If I had my way I'd have all o'ya shot!

On the album, the music of "In The Flesh" continues for a while longer. But, I'd like to change it so that, with the word "SHOT!", the near-staccato guitar and thundering drumbeat of "Run Like Hell" would immediately begin.
The 15-18 people on stage will start moving vigorously as Pink steps down from the platform and moves toward centerstage; the Village People, Doctor, Wife and Mother will try to get near Pink, but the Worms will stop them using "wall-paddles".

The wall-paddles are like hand-held "Stop" signs that you might see crossing guards carrying -- they're bricks-on-a-stick.
The Worms will stand between the would-be intruders and stand like military traffic guards; holding the wall-paddles at arms length while planting themselves with military bearing with their other arm folded behind their backs. When a Worm has successfully stopped one intruder, another will approach and she'll run to block his path in the same way.

The "Run, run, run, run.." background voices will be sung by both the Worms and the Village People alternately.
Meanwhile Pink makes his way up-stage and sings to the audience as well as the folks on stage. He's pacing back and forth, they're trying to "reach" him.

You better make your face up in your favorite disquise!
with your button-down lips and your roller-blind eyes!
with your empty smile and your hungry heart!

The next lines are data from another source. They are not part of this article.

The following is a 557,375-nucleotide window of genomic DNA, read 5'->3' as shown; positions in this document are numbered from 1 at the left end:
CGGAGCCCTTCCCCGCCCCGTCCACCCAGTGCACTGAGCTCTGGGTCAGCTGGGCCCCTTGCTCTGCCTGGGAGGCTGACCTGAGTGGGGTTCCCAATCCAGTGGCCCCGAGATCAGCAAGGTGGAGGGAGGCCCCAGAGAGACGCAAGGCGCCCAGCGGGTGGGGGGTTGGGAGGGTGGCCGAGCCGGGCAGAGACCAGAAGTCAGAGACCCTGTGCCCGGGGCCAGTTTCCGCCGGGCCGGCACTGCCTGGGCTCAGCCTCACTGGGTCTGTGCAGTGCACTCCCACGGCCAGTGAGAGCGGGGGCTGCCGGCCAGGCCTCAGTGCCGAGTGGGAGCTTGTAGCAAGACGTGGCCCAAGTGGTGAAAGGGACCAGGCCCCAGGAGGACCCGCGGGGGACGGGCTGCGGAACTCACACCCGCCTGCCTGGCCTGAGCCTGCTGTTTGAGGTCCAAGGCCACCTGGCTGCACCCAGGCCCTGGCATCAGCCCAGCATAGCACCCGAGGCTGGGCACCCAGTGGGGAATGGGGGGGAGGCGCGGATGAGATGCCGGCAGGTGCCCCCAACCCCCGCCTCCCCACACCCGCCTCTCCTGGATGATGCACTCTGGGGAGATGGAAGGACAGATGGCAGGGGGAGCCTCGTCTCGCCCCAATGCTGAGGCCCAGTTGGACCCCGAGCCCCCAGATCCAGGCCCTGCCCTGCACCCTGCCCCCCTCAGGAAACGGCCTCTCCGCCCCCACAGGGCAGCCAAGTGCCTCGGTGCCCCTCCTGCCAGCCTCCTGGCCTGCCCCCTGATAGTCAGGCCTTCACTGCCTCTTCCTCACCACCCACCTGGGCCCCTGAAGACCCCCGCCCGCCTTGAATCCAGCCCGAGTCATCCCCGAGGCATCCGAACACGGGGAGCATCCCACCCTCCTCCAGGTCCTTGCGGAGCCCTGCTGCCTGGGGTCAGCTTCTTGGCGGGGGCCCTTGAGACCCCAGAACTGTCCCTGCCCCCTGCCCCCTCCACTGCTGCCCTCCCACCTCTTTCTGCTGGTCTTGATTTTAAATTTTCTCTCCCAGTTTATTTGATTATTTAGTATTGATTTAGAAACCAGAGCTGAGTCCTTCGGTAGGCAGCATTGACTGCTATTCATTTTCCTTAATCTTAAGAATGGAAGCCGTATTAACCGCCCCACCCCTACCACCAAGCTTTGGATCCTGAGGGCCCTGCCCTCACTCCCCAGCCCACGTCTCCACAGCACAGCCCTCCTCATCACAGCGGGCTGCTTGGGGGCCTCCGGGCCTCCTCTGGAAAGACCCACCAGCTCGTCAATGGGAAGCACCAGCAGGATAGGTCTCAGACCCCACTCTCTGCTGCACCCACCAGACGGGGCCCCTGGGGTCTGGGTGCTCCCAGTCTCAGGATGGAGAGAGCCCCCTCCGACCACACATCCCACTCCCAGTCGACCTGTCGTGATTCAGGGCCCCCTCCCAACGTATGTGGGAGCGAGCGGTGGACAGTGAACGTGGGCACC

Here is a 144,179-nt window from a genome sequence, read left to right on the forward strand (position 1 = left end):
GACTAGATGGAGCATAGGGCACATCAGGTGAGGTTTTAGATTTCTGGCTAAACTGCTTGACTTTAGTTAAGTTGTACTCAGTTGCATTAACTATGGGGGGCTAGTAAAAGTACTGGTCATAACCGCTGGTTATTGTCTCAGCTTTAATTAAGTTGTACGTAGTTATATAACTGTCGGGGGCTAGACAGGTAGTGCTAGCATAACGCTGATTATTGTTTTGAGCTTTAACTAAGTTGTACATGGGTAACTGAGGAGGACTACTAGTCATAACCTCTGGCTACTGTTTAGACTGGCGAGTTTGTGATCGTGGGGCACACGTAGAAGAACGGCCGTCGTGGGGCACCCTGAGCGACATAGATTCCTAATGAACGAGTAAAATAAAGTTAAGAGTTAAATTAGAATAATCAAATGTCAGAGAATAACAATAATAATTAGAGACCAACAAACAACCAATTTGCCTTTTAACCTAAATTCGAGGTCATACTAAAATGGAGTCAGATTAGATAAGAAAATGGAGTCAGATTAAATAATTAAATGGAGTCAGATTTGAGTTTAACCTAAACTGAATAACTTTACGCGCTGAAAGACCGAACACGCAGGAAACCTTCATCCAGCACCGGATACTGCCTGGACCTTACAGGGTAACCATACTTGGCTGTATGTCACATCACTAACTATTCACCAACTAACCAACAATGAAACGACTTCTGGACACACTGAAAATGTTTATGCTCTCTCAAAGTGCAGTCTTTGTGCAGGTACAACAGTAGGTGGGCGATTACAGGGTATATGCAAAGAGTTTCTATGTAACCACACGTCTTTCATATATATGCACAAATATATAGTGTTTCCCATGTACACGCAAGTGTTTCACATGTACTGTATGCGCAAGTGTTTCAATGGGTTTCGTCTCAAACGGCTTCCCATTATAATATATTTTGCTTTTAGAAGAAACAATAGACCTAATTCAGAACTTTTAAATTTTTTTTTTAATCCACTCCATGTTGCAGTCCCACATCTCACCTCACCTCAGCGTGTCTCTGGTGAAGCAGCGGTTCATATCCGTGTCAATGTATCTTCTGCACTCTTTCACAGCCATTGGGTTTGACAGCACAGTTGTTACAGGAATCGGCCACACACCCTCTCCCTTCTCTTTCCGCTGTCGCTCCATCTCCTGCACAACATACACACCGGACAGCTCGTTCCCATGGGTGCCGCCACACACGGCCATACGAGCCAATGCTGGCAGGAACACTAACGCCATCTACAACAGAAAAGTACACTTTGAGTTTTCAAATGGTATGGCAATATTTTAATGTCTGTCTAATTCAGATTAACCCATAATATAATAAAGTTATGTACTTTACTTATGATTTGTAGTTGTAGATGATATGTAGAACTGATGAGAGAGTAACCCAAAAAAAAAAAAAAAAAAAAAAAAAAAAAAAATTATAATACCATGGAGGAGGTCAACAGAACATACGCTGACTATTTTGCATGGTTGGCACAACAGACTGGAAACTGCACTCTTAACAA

feel the bile rising from your guilty past!
with your nerves in tatters when the cockleshell shatters
and the hammers batter down the door!
you better run like hell!

Pink throws his hands up and thrusts them at the audience as if saying "BAH!", and heads downstage toward the platform while the cast is singing "Run, run, run, run..." and the Village People are trying to get near him. They're mouthing shouting words, throwing their arms out in frustration, pounding their fingers into their chests as if asking "It's me! Don't you remember me?!"

Pink turns around, realizing he has more to say, and frustrangrily (TM) makes his way up-stage again to address the audience.

You better run all day, you better all night!
and keep your dirty feelings deep inside!
and if you take your girlfriend out tonight
you better park the car well out of sight
'cause if they catch you in the back seat trying to pick her locks
they're gonna send you back to mother in a cardboard box!
You better run!!